Following last week’s post on the issue of dealing with unwanted books, I have received emails regarding lots of initiatives that deal with selling/disposing of books, rather than just tipping into land fill sites.
What to do with your unwanted books
1. You could try and sell your unwanted books offline…
In Northampton there is a store called “The Most Marvellous Place to Shop”. It is a sort of shabby-chic place selling antiques, object d’art etc.
As well as all their own stuff, a considerable amount of space is handed over to concessions. There is a cafe, a hairdresser, lots of card sellers and such like. Also, there is a considerable amount of space given over to books.
If you had a place like this near to yourself, could you not take some space in exchange for half of any returns (or something along those lines)? I suppose anything is better than throwing them in the bin!
I remember reading that Richard Booth also had the same issue as you down in Hay on Wye (i.e. he never wanted to throw a book away), hence the birth of his “honesty bookshops”.
Kind regards, Ross.
2. You could always attempt, of course, to only buy books that have a very high chance of selling.
Note: Doing this effectively does mean checking values and sales rankings before you buy.
The more books you check could result in most books you buy selling – which is, after all, the aim. Take Ian, for example, he checks through books before buying and this in turn helps increase the likelihood of his books selling (and for a healthy profit too):
[…] I always hand pick books. I tend to look at say 500 books & pick around 50-100. I have learnt to do this quickly – sometimes I walk out with only 10 only in new or like new condition.
Pricing on Amazon, I usually go above, or in between the prices already being charged. The exception being for niche or rarities.
All books are spruced up i.e.; Polished (Your Tip), paperback corners, dust cover trimming. The result is very often a nearly new book makes it to new, thus increasing the possibility of a more profitable sale. You know, it never fails.
I don’t charge extra for shipping (above Amazon’s shipping price) even if the address is abroad. This includes most heavy items. (There are exceptions: The description of the book has added shipping comments). So, for a heavy book that has a general selling price of say, around £5-£20, I charge £40 +. It has to be new or a very good like new. Pricing this highly more than covers nearly all shortcomings in shipping losses. I feel contacting the customer to weigh in with more money to cover shipping is generally counter productive. Again, there are some exceptions.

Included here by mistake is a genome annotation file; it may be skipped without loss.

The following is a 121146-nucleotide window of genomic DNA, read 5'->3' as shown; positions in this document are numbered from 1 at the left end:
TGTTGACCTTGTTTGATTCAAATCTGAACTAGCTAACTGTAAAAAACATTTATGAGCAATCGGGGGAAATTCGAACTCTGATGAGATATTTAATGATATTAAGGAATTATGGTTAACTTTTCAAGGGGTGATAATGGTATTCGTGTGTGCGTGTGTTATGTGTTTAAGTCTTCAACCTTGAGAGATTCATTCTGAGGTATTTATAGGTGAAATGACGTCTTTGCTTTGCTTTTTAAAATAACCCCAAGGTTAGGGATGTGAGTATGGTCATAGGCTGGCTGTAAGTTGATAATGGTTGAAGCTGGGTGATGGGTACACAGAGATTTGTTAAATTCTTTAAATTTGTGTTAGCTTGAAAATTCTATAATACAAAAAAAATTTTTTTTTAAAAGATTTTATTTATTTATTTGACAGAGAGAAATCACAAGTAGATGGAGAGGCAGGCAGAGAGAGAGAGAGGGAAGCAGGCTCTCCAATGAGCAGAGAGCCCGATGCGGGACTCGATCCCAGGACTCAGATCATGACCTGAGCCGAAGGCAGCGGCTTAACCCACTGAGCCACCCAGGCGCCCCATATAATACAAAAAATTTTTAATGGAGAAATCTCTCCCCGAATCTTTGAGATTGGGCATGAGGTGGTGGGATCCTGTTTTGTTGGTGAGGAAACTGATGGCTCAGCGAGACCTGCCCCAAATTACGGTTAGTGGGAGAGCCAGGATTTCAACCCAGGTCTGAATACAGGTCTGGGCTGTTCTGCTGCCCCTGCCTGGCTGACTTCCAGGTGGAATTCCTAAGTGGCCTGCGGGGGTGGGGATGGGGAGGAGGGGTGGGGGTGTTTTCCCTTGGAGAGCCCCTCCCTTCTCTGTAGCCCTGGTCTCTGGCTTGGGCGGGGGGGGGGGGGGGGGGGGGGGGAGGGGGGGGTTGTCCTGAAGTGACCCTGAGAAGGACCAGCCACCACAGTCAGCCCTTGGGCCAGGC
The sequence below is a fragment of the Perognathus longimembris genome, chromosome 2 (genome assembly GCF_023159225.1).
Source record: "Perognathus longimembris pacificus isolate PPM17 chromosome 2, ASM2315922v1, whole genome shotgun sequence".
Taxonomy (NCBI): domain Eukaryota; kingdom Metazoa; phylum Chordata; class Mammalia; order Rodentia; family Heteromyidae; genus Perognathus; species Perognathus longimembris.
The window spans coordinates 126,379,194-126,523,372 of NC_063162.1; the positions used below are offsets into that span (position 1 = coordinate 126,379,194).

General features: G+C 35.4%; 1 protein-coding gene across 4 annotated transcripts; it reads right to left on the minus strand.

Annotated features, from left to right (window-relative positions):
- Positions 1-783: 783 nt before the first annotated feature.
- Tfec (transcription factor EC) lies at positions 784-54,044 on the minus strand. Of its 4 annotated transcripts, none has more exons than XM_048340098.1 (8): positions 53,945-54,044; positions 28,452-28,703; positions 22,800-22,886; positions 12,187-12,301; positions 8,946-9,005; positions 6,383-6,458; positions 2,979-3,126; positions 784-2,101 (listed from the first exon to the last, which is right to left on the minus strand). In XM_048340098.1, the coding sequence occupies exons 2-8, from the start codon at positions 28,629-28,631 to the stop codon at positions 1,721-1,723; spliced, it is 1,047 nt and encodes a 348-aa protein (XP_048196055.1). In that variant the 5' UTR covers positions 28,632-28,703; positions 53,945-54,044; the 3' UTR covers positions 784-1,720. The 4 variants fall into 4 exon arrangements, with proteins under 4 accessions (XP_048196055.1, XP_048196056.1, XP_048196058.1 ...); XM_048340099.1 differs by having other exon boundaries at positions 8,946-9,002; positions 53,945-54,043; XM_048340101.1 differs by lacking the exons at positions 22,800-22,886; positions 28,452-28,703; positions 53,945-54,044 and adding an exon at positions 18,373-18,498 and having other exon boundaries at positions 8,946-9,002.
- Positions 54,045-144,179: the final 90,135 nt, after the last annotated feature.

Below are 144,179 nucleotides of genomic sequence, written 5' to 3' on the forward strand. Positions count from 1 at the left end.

The description is important, as it shows commitment & a love of books. Not only that, in the customers eye’s you’re more professional. The feedback comments will show if it is working.
Anyway, I thought I’d share my experience with you (as an Ex Student). I hope that it may help some of your readers.
One thing to add: In selling, think like Lewis’ not Curry’s & don’t have a Car Boot mentality. 1p books. I hate them. It’s all in the numbers.
3. I have on occasion swapped books I have read or that I do not want with ones I have not read in hotels. They tend to have a place where you can pick up books to read. You can often find places that will swap books. If you live in a seaside/holiday town you could perhaps take advantage of initiatives such as this one Isabelle discusses below:
“I have been told that some pubs or hotels are willing to take or buy a pile of books, which may not be in top condition, just to look more homely.”
4. Of course another way to dispose of unwanted books to advertise on eBay, your local free press or even online via sites such as freecycle.com.
What do you think?
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